Skip to main content
Premium Trial:

Request an Annual Quote

Protein Interaction Data Provides Window Into Mutation Significance


NEW YORK (GenomeWeb) – As technologies like next-generation sequencing continue to increase the genetic data researchers are able to generate, distinguishing between biologically relevant and irrelevant mutations and alterations has become a major issue for clinical genomics.

One potential tool for addressing this challenge is proteogenomics, the combined analysis of protein-level and gene-level information. Based on the notion that biologically significant genomic alterations will likely result in changes at the protein level, proteogenomics has become an area of keen interest within omics research, playing a key role in initiatives like the National Cancer Institute's Clinical Proteomic Tumor Analysis Consortium and Cancer Moonshot project.

In many cases, researchers have looked for alterations in protein expression stemming from genetic mutations. A study published in Nature Methods this week by scientists from the University of Graz and the Max-Planck Institute for Molecular Genetics takes a different tack, examining instead their impact on protein-protein interactions.

While changes in protein expression can be informative and are, of course, the basis of a number of clinical biomarkers, changes in protein interactions could prove even more significant, noted Ulrich Stelzl, a professor at the University of Graz and senior author on the study.

"It's clear that protein interaction is much more immediately connected to a phenotype than protein expression," he said. "Any protein in the cell is dependent on interaction. There are no proteins that are swimming around alone."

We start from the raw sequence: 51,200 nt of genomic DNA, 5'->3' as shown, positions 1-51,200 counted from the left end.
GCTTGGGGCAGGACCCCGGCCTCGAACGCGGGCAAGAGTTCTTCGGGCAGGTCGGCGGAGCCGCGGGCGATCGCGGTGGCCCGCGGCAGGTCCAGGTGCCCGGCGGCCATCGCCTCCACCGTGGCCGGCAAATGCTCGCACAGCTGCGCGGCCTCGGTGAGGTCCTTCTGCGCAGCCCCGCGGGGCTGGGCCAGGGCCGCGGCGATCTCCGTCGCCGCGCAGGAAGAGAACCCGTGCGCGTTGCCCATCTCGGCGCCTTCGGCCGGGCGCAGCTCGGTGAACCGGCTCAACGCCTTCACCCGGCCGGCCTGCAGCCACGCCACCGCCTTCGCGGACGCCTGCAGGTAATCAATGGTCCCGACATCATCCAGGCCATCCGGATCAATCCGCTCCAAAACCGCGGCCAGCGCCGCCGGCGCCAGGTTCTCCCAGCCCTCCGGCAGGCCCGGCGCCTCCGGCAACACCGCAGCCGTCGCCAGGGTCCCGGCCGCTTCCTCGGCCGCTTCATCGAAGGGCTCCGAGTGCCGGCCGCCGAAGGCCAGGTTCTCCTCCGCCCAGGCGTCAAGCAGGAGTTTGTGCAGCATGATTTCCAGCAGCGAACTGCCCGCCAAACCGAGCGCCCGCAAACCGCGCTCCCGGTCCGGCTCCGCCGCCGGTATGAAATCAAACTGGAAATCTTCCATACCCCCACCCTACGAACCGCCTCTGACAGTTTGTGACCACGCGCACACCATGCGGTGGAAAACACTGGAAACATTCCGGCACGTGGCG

"Therefore, we went for protein-interaction mapping," he said, adding that "there is, of course, a huge gap between a nucleotide change [in DNA] and something actually happening at the protein level. The idea of this work is to close this gap a little bit with a high-resolution dissection of the effect [of a mutation] on protein interactions."

To study the effects of genetic mutations on protein interaction, Stelzl and his colleagues combined yeast two-hybrid protein interaction studies with programmed mutagenesis of the proteins being studied. They took as their model the right protein subunits of the BBSome, a human cilia protein complex involved in the genetic disorder Bardet-Biedl syndrome, which causes intellectual disabilities and various physical abnormalities.

To assess protein interactions disrupted by a given mutation, the researchers used reverse yeast two-hybrid experiments. In a conventional Y2H experiment, protein binding events bring into proximity the binding and activation domains of a transcription factor that activates transcription of a reporter gene that allows detection of a protein-protein interaction.

Conversely, in a reverse Y2H experiment, the reporter gene is turned off in the event of a binding event, meaning that positive interactions are indicated by a lack of signal.